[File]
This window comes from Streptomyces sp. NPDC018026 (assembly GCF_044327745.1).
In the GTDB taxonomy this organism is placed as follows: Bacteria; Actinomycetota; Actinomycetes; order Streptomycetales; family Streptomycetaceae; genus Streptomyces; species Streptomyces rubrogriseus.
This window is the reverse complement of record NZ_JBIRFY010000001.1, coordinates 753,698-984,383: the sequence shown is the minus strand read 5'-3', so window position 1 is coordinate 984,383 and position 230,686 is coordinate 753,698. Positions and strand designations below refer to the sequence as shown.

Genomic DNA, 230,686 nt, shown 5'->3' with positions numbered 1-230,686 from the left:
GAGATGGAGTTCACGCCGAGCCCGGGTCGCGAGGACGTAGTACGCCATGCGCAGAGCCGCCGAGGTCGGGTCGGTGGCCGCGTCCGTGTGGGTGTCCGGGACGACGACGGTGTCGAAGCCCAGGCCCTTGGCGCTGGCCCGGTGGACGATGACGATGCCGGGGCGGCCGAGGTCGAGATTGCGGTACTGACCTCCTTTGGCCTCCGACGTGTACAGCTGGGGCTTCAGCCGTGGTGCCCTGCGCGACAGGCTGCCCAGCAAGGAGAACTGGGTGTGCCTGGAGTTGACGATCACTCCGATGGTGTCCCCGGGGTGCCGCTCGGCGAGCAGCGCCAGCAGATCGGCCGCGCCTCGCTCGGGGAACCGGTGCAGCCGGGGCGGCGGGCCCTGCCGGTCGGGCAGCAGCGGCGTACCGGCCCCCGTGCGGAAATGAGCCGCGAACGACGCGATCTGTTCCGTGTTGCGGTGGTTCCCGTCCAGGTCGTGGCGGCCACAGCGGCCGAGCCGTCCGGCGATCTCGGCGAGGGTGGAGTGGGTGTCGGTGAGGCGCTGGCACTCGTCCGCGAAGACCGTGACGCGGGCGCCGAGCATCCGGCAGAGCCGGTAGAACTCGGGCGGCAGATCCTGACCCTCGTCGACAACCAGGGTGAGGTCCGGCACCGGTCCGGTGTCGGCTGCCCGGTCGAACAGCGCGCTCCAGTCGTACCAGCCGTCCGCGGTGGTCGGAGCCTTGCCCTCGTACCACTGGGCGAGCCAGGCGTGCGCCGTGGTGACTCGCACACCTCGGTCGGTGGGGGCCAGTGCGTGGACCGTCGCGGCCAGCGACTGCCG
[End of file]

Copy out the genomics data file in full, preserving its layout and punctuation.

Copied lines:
This window comes from Streptomyces sp. NPDC018026 (assembly GCF_044327745.1).
In the GTDB taxonomy this organism is placed as follows: Bacteria; Actinomycetota; Actinomycetes; order Streptomycetales; family Streptomycetaceae; genus Streptomyces; species Streptomyces rubrogriseus.
This window is the reverse complement of record NZ_JBIRFY010000001.1, coordinates 753,698-984,383: the sequence shown is the minus strand read 5'-3', so window position 1 is coordinate 984,383 and position 230,686 is coordinate 753,698. Positions and strand designations below refer to the sequence as shown.

Genomic DNA, 230,686 nt, shown 5'->3' with positions numbered 1-230,686 from the left:
GAGATGGAGTTCACGCCGAGCCCGGGTCGCGAGGACGTAGTACGCCATGCGCAGAGCCGCCGAGGTCGGGTCGGTGGCCGCGTCCGTGTGGGTGTCCGGGACGACGACGGTGTCGAAGCCCAGGCCCTTGGCGCTGGCCCGGTGGACGATGACGATGCCGGGGCGGCCGAGGTCGAGATTGCGGTACTGACCTCCTTTGGCCTCCGACGTGTACAGCTGGGGCTTCAGCCGTGGTGCCCTGCGCGACAGGCTGCCCAGCAAGGAGAACTGGGTGTGCCTGGAGTTGACGATCACTCCGATGGTGTCCCCGGGGTGCCGCTCGGCGAGCAGCGCCAGCAGATCGGCCGCGCCTCGCTCGGGGAACCGGTGCAGCCGGGGCGGCGGGCCCTGCCGGTCGGGCAGCAGCGGCGTACCGGCCCCCGTGCGGAAATGAGCCGCGAACGACGCGATCTGTTCCGTGTTGCGGTGGTTCCCGTCCAGGTCGTGGCGGCCACAGCGGCCGAGCCGTCCGGCGATCTCGGCGAGGGTGGAGTGGGTGTCGGTGAGGCGCTGGCACTCGTCCGCGAAGACCGTGACGCGGGCGCCGAGCATCCGGCAGAGCCGGTAGAACTCGGGCGGCAGATCCTGACCCTCGTCGACAACCAGGGTGAGGTCCGGCACCGGTCCGGTGTCGGCTGCCCGGTCGAACAGCGCGCTCCAGTCGTACCAGCCGTCCGCGGTGGTCGGAGCCTTGCCCTCGTACCACTGGGCGAGCCAGGCGTGCGCCGTGGTGACTCGCACACCTCGGTCGGTGGGGGCCAGTGCGTGGACCGTCGCGGCCAGCGACTGCCG